Godmoney (1997)
Image Entertainment
Cast: Rick Rodney, Chrisi Allen, Bobby Field
Extras: Commentary Tracks, Deleted Scenes, Music Videos, Featurette and Gag Reel, TV Spot, Theatrical Trailer, Original Footage

Over the past decade, there have been many movies, which have dealt with inner-city life and the struggle for youth to escape that life. Films like "Boyz ’N The Hood", "Menace II Society" and "Set It Off" set the stage for a new kind of cinema which dealt with urban decay. But there haven’t been many films that deal with the issues surrounding young adults who live in the suburbs. "Godmoney" takes a hard-hitting look at life in the suburbs and lets us know that nice homes and tree-lined streets do not guarantee happiness. "Godmoney" tells the story of Nathan (Rick Rodney, of the band Strife). Through the opening narration, Nathan informs us that he meant to move to Hollywood, but when he woke up on the bus, he was "in the valley." Nathan has moved to California from New York, to escape a tortured past that he doesn’t like to talk about. Nathan shares a house with three other people and works as a waiter. Nathan’s roommate Dana (Chrisi Allen) introduces Nathan to Mathew (Bobby Field), a small-time drug dealer who has his sites on being the only dealer in town. Mathew offers Nathan a job, but
Nathan declines, stating that he’s left that kind of life behind. Nathan has a plan to save his money, get his own place, and make a fresh start.

Then, things begin to look bleak for Nathan. He loses his job and can’t find another one. He begins to get desparate for money. Whenever he considers going to work for Mathew, he has graphic nightmares about the things that he did in New York. As Nathan’s money runs out and his landlord is pressuring him to make the rent, Nathan begins to seriously consider Mathew’s offer. But where will that lead him? Is he willing to sell his soul just to have money?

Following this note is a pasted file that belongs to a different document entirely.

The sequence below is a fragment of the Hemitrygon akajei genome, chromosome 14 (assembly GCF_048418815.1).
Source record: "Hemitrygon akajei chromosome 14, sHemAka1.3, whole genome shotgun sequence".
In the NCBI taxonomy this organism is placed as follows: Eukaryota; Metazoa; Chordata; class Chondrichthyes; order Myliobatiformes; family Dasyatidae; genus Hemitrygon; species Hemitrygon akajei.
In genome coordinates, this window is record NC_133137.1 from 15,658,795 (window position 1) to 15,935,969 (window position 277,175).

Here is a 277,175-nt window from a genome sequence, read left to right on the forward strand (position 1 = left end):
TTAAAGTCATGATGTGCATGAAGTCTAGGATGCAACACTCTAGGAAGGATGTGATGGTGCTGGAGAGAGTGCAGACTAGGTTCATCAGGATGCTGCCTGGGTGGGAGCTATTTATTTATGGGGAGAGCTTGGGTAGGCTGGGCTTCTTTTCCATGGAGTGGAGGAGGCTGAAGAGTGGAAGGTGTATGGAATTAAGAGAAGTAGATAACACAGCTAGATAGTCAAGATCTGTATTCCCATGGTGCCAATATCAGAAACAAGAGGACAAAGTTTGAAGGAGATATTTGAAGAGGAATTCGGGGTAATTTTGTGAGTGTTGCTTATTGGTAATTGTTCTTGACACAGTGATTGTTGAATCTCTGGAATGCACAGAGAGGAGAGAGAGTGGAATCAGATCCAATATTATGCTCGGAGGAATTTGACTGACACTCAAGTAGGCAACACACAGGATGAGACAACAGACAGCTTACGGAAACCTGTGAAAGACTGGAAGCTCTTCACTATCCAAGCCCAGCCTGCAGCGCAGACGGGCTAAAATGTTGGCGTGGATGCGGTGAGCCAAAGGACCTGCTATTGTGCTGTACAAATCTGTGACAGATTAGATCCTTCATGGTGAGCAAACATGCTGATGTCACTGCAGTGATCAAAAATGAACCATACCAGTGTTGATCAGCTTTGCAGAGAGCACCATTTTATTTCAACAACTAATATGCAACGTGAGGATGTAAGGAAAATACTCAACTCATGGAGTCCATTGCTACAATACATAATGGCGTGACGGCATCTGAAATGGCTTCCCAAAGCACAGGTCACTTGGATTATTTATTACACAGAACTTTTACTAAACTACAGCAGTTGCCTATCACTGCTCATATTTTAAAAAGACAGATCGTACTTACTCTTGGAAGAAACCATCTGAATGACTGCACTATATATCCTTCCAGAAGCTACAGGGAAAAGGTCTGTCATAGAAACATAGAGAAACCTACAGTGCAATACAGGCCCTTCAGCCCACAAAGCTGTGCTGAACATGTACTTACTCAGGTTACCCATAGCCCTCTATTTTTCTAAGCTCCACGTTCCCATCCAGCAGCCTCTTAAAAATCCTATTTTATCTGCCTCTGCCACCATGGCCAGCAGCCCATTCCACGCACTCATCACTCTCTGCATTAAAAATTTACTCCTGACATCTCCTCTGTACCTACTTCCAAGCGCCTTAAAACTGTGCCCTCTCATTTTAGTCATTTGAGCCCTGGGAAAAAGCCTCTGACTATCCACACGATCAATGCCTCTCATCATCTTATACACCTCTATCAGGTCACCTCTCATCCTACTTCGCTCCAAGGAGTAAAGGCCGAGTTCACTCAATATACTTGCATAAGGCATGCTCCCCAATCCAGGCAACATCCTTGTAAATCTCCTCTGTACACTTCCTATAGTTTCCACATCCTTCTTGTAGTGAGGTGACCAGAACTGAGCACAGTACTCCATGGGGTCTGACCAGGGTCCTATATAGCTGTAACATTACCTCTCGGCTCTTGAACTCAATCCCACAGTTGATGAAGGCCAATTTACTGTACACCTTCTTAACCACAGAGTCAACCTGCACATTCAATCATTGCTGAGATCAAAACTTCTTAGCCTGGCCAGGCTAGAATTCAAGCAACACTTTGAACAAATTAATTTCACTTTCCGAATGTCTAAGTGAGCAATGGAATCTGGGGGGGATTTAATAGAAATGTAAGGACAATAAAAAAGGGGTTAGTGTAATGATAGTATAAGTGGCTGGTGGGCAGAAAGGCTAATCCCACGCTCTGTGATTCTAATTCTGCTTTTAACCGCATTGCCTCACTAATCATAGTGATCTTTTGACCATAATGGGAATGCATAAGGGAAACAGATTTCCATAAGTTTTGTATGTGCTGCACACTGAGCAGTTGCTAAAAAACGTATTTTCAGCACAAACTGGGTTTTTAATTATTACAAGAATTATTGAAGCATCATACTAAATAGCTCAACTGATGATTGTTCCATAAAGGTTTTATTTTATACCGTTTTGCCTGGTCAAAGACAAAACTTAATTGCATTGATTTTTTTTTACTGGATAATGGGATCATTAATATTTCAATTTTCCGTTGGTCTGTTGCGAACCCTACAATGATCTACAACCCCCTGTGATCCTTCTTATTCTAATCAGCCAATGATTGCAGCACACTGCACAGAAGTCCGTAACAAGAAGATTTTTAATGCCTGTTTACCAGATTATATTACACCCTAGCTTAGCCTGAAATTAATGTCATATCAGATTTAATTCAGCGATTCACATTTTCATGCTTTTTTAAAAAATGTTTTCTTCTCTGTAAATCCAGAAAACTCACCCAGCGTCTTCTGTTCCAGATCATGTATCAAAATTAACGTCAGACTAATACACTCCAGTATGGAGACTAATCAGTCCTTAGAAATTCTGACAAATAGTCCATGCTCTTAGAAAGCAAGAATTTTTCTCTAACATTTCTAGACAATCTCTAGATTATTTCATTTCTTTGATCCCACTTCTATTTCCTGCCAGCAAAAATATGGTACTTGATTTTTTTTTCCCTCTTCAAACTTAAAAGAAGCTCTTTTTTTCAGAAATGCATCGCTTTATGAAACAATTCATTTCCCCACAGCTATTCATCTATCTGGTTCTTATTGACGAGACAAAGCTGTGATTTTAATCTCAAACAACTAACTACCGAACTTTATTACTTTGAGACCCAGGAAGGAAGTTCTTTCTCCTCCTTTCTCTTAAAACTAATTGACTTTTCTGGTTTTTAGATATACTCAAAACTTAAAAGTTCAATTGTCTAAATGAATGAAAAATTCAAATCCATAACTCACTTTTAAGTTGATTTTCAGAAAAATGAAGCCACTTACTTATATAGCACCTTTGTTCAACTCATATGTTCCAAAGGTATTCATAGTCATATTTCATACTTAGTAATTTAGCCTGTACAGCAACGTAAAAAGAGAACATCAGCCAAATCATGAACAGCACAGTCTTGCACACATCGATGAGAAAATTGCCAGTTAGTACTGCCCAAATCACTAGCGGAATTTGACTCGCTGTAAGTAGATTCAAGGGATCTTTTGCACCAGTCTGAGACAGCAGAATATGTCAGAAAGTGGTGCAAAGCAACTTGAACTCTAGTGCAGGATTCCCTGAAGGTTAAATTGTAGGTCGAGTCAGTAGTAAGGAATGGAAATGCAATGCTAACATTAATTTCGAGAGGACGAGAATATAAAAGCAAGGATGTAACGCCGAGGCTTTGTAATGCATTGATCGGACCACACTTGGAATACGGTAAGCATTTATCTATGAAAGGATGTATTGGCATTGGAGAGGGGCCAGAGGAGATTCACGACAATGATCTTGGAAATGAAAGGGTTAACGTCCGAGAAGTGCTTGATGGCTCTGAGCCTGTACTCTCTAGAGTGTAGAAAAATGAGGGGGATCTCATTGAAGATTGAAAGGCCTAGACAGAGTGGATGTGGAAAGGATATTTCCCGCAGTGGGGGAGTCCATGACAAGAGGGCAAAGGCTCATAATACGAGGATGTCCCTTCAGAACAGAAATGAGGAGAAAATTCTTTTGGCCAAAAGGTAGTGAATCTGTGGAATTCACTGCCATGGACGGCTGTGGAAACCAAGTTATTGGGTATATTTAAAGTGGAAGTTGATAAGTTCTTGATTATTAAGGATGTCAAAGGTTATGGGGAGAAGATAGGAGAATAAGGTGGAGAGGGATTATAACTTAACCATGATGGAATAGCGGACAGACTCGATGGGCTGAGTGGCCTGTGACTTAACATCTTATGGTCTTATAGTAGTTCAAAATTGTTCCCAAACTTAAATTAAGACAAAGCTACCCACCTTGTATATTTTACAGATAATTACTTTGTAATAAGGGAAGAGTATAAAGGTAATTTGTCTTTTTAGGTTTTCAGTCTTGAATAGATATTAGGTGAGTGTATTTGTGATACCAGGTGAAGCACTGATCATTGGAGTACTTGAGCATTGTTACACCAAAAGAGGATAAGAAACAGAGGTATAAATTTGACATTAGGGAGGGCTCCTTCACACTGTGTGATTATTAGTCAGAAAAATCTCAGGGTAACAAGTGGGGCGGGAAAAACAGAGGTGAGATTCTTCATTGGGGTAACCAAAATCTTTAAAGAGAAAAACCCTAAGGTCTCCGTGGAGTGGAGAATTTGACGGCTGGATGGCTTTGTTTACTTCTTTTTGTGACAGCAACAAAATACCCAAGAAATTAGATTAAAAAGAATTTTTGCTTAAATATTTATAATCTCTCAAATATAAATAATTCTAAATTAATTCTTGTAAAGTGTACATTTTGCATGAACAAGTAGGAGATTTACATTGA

"Godmoney" is a powerful film and much of that power lies in the simplicity of the story. The main focus of the film is that Nathan needs money in order to survive. On some level, we can all relate to that. Nathan is presented to us as a young man with a corrupt past who is trying to better himself. Unfortunately, "the system" is making it tough for Nathan to meet his goals. Although one could nitpick and argue that Nathan doesn’t exhaust all of his possibilities for getting a job, his character does make an attempt to make an honest living before being tempted by a life of crime.

Writer/director Darren Doane has created a realistic and bleak look at suburban life. Doane gives the film a nice look, shooting the majority of the film in a very real-life style. However, it’s during the nightmares and flashbacks that Doane goes overboard. Doane is a veteran of music videos and it shows at times as he uses flash-frame as if his life depended on it. This technique became hackneyed after REM’s "Losing My Religion" video in 1991. While some of these sequences have some powerful imagery, Doane can’t let those images speak for themselves and loads the film with too many "fancy" camera tricks. The shots of a rainbow or Nathan covered in blood communicate a ton of information to the audience and don’t need to be underlined with slow-motion or jump-cutting. Also, the pacing of the film seems to lag at times. There are too many shots of the sky or Nathan staring into the camera and these begin to feel like filler.

Doane’s powerful script is brought to life by the relatively unknown actors in the film. Rick Rodney (who looks just like John Malkovich) shows the charisma that he must exude when fronting his band in the role of Nathan. Rodney lends a much needed air of credibility to this character who is potentially violent, but is just trying to do the right thing. Allen is good as Dana, balancing warmth and a feeling of hopelessness when addressing her situation. Bobby Field gives a wonderfully subdued performance as Mathew. Field’s ease in front of the camera gives the film a verite feel whenever he is on screen.